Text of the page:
Grassfed dairy also contains high amounts of anti-inflammatory omega 3 fats and a better ratio of omega 3 to omega 6 fatty acids. Omega 6 fatty acids are often higher in animals on a grain fed diet. Omega 6 fats are more inflammatory, and our diets should contain low amounts of omega 6 fats and higher amounts of omega 3 fats.
Grassfed dairy also contains a vitamin called K2. Vitamin K2 is a unique vitamin that helps escort calcium into the bones and teeth, rather than the bloodstream where calcium deposits can accumulate in the blood vessels and kidneys.
Raw milk is an even better version of a healthy milk to drink. Raw and grassfed milk is probably the healthiest version of milk you can get from a cow. Raw milk has even more healthy vitamins, minerals, enzymes, and protein, than pasteurized milk. These nutrients are destroyed in the pasteurization process.
Unpasteurized raw milk also contains lactoferrin, which is an effective antioxidant, anti-fungal, antibacterial, antiviral, anti-inflammatory, anti-cancer agent and immune-boosting powerhouse. Because of its powerful antimicrobial activity, its presence in raw milk helps to prevent dangerous pathogens from multiplying. Pasteurization kills this protein molecule.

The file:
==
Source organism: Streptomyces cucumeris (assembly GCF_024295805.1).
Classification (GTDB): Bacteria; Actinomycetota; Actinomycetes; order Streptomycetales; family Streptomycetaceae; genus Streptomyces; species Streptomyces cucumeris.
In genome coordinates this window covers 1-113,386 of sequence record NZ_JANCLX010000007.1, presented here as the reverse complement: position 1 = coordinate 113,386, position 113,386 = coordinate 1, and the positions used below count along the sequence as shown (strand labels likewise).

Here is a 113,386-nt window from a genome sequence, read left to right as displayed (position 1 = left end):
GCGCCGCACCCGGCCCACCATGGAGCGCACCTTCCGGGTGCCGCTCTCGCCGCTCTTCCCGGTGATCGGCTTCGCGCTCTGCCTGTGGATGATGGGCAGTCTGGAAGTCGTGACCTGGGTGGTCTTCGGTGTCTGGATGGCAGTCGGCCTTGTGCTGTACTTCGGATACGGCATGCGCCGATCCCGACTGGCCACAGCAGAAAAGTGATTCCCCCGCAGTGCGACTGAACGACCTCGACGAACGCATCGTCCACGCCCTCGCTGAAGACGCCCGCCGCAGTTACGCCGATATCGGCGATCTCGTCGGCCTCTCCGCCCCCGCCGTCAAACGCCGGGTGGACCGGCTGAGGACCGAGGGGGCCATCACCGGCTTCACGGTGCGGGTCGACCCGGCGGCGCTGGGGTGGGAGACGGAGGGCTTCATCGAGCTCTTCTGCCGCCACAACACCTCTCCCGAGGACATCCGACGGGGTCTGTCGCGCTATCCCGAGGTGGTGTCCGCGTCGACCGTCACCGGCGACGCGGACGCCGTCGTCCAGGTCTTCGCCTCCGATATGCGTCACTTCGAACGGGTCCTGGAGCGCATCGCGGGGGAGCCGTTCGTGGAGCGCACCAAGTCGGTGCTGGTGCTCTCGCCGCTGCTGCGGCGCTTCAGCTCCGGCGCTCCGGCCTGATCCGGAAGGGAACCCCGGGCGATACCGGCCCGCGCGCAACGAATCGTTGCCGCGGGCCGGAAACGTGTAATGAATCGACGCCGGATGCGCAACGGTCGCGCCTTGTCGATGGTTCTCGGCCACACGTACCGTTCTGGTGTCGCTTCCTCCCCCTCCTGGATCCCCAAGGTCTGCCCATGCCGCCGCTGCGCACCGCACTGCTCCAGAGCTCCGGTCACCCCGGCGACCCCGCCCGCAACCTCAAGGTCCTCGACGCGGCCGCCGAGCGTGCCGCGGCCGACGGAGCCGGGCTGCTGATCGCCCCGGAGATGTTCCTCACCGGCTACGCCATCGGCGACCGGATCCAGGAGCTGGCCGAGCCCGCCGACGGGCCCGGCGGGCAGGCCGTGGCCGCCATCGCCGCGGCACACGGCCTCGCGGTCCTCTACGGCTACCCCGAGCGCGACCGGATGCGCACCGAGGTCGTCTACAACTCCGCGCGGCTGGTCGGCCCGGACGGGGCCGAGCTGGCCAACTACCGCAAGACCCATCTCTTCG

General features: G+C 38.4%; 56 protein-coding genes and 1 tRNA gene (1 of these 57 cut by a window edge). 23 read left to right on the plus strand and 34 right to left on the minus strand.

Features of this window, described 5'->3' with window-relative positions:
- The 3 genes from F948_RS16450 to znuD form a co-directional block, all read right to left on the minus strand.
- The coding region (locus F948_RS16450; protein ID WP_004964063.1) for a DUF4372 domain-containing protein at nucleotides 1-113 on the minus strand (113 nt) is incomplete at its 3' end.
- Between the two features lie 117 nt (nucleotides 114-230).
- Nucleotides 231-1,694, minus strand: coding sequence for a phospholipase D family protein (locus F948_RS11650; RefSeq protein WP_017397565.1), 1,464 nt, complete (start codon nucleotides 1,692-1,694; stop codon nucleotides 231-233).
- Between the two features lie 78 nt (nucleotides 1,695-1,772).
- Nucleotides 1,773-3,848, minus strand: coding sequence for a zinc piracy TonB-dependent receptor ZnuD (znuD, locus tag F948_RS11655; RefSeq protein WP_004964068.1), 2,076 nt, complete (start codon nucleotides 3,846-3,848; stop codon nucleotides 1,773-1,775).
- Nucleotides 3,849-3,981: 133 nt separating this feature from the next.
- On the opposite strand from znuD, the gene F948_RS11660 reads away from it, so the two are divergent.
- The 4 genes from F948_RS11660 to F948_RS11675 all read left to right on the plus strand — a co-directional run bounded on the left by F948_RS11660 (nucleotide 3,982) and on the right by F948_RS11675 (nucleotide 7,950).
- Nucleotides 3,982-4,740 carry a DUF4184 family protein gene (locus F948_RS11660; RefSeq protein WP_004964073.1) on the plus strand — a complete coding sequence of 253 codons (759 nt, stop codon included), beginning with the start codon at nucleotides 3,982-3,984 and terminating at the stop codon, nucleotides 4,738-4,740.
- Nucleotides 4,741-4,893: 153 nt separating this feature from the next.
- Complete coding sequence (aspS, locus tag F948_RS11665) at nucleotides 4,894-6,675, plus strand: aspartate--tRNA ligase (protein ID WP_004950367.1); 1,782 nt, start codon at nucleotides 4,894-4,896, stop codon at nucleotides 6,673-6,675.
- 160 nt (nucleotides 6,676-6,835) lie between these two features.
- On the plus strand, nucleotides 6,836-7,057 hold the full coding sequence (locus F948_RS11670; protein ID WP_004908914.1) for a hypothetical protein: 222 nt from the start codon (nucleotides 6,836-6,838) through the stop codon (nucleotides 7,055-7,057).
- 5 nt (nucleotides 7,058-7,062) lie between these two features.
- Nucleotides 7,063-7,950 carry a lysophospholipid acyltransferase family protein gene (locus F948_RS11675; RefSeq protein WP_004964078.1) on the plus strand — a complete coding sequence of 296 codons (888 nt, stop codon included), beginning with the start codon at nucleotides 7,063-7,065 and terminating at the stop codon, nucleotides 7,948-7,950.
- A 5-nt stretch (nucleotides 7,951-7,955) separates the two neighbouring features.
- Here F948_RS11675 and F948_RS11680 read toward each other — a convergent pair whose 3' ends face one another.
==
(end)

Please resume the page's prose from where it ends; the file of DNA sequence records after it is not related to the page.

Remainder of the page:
Raw milk also contains a couple of valuable enzymes: lysozyme, and lactoperoxidase. These immune-enhancing substances, along with immunoglubulins, help your body fight off viruses, bacteria, and toxins.
Raw milk contains a broad selection of vitamins and minerals, ranging from calcium and phosphorus to vitamins A and D, and magnesium, in perfect balance. Raw, grass fed dairy also contains plenty of vitamin K2, which is so valuable in helping the body absorb calcium. Only grass-fed milk, cheese and butter contains this important nutrient.
There are also more than 60 functioning enzymes in raw milk, not present in pasteurized milk, that perform an amazing amount of work. These enzymes in milk assist in the digestion process and help the body break down and use all the healthy nutrients that milk contains.
About Dairy Allergies